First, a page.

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  • Nick Lander
Written by
  • Nick Lander
23 Feb 2019

A version of this article is published by the Financial Times. 

The website of Amarante, a restaurant in Paris's 12th arrondissement close to Bastille, opens with a warning from its chef/proprietor, Christophe Philippe. 

'To avoid any mistakes', he explains, 'this restaurant is for you if you like your meat with a little fat on it; if you enjoy your fish and your meat not overcooked; if you like butter; if you have a healthy appetite; and if you don't enjoy Coca Cola'. These were at least five good reasons for making a booking in my opinion.

When we finally arrived, almost 30 minutes late thanks to gilets jaunes demonstrations, hungry and thirsty, wet and windswept, our first reaction was one of surprise. How could anyone make a success out of such an awkward L-shaped space?

By the restaurant's entrance there is room for only a few tables in front of the mirrored wall shown above right, an awkward space barely improved by a few prints. The bar is to the right and then a few more tables run down what feels like a corridor en route to a glass-enclosed wine cellar (a huge inducement to drink) and the kitchens with a lavatory at the far end of it. It was only later that the importance of this passageway became obvious. 

The restaurant's menu also opens with an honest statement from Philippe: 'A small team means short hours' before listing their opening hours for lunch and dinner, just Friday to Tuesday. This weekly routine leaves Philippe free to pursue his other passion – opera. 

The restaurant's layout initially seemed unconducive to running a successful restaurant, but the tables and chairs are comfortable, not too close together, and the acoustics are good despite the absence of linen tablecloths. Quite soon the workings of the space become obvious.

The room is the right size to allow one waiter to look after all the tables. Once the menu was opened, Philippe's cooking style was clearly apparent. 'Ah, real food', remarked my Parisian friend.

The menu opened with a soup, as every restaurant should surely offer in winter, in this case of pumpkin with crisp bacon, and ended with four desserts. This document also includes the wine list, heavily influenced by natural wines, but not exclusively so and we ended up drinking extremely well.

Amarante's modus operandi became obvious once our order was taken. There is no inputting into a computer terminal. Rather Philippe appears and takes the order from the waiter, reading it as he retreats into the kitchen.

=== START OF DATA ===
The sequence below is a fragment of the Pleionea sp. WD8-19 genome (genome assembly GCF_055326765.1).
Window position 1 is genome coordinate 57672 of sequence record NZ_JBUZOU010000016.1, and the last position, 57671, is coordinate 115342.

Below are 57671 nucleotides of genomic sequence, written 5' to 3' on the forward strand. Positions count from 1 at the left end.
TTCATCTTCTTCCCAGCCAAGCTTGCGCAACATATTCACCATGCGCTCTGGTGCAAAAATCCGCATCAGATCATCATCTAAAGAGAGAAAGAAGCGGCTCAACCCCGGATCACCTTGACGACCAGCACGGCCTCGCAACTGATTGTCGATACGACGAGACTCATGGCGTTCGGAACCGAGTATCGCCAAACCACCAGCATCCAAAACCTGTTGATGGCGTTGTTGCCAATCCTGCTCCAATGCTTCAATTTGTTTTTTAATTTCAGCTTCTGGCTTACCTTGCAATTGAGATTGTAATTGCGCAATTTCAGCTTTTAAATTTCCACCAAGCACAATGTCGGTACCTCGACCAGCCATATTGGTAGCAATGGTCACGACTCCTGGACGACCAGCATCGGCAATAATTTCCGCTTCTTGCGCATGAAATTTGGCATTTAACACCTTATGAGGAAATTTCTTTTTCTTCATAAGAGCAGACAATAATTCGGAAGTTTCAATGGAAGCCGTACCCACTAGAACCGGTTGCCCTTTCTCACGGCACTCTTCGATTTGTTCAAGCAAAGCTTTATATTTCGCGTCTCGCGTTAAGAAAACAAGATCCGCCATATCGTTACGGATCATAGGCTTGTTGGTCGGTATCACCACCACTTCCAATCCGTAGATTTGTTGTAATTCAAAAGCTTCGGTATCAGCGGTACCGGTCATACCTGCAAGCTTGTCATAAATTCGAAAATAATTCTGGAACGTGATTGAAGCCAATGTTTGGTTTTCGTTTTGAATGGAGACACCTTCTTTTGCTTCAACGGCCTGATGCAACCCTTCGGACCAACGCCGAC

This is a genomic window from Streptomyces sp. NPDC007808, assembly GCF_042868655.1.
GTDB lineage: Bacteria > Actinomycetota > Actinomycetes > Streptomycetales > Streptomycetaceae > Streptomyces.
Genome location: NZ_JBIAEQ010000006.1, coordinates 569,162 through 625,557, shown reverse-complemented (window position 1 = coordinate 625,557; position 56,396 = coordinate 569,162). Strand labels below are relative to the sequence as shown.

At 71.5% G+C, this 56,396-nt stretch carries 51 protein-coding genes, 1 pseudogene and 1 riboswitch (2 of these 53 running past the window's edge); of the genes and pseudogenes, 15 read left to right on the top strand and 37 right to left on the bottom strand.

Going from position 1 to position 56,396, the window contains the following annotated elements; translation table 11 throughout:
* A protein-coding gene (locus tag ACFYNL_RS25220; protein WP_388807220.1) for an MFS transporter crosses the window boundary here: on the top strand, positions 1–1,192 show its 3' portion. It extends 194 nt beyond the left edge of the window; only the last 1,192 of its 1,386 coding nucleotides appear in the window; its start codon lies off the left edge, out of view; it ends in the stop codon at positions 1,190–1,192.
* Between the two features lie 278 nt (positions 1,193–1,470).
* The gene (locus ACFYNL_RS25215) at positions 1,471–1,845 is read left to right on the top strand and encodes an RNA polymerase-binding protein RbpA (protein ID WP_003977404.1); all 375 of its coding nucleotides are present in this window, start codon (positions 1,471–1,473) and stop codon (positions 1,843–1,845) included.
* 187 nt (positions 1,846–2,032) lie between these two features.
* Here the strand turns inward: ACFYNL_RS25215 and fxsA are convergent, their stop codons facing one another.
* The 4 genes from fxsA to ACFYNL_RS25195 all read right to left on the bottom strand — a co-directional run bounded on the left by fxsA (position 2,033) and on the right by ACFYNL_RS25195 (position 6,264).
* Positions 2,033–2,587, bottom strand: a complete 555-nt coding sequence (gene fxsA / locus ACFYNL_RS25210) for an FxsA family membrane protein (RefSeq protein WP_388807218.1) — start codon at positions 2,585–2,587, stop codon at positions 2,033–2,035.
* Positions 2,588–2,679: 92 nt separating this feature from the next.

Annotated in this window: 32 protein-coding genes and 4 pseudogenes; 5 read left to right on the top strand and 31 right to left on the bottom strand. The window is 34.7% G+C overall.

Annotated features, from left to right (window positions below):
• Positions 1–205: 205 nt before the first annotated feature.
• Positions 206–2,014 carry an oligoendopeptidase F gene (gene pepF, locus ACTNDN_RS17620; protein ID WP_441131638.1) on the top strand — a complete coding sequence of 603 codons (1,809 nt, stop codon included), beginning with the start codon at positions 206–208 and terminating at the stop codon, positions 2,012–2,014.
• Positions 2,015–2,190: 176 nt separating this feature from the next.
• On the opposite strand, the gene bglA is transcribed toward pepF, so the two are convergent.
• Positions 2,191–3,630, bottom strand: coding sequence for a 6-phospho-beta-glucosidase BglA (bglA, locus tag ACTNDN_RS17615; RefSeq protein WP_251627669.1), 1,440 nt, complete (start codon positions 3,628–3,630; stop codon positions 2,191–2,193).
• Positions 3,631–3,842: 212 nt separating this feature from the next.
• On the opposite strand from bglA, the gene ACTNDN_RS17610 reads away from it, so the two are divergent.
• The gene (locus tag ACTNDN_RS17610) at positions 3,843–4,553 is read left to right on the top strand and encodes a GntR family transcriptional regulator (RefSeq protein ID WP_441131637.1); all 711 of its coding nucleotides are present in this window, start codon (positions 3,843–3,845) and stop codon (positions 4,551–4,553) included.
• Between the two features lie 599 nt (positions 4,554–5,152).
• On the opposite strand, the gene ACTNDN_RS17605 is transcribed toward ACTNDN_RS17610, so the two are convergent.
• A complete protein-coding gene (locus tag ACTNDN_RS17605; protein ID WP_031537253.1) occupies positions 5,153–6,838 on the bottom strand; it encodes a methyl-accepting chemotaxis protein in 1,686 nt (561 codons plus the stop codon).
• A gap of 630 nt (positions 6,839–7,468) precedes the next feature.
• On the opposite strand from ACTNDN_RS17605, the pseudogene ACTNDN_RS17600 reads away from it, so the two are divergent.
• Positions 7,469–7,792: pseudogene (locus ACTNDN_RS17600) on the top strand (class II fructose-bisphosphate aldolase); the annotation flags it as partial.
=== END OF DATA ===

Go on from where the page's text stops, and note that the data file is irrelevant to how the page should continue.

Philippe is quite a sight. Broad rather than tall and dressed in a black, short-sleeved T-shirt and black trousers, with an apricot scarf tied loosely around his neck and sporting green Crocs, he looks quite the chef. My late father, who told me never to trust a skinny chef, would have said that we could not have been in better hands.

And so it was to prove. Our first courses, which ranged from a piece of foie gras to a very porky terrine to a plate of the thinnest slices of calves' tongue served alongside a well-dressed salad and some powerful mayonnaise, were copious. With this we drank a bottle of fine 2016 Chablis L'Humeur du Temps from Alice and Olivier de Moor (€55).

The four of us followed this with a bottle of sunshine, a 2014 Château Simone from Provençe (€40) that suited a wide range of main courses that were distinguished by an unannounced bonus. My sole, our friend's guinea fowl, and her husband's second pork dish were not only very well cooked but served alongside perfect accompaniments. Chickpea fries with my sole, which I reluctantly had to hand round the table; carrots, boiled and then smothered in butter with the pork; and cabbage cooked with just the right amount of vinegar and water to render it confited alongside the de-boned guinea fowl.

The same element of surprise surrounded Philippe's list of desserts, virtually all described on the menu as 'not too sweet'. But it was their portion size that was another distinguishing factor – in the slices of pineapple lightly sautéed in rich Bordier butter, and in a twist on a crème brûlée with added lemon that justified its menu description of 'sufficiently acid but comfortably fruity'. With one coffee, I happily paid a bill of €284.50.

As we were leaving, my friend, who remembers eating here when the restaurant was known as Sainte Amarante 30 years ago, asked Philippe how he had come to own it. 'It was four years ago when at the end of service I got a phone call to let me know that the restaurant had been placed into receivership and was therefore for sale.

'I consulted my old friend Rodolph Paquin, now the chef at le Repaire de Cartouche, but who had once cooked here and he encouraged me to come and have a look. I had to decide immediately whether I wanted it. It was midnight and the interior looked very grim but I said yes. I put all my savings into renovating the restaurant and all that I have learnt into the menu and the wine list.'

Philippe, now 39, was first apprenticed at the age of 13, before moving to Paris and working in a series of very fine French establishments. The opening sentence of Amarante's menu reads 'Cuisine et vins de France'.

Here, both are in the best of hands.

Amarante 4 rue Biscornet, Paris 75012: tel +33 1 07 67 33 21 25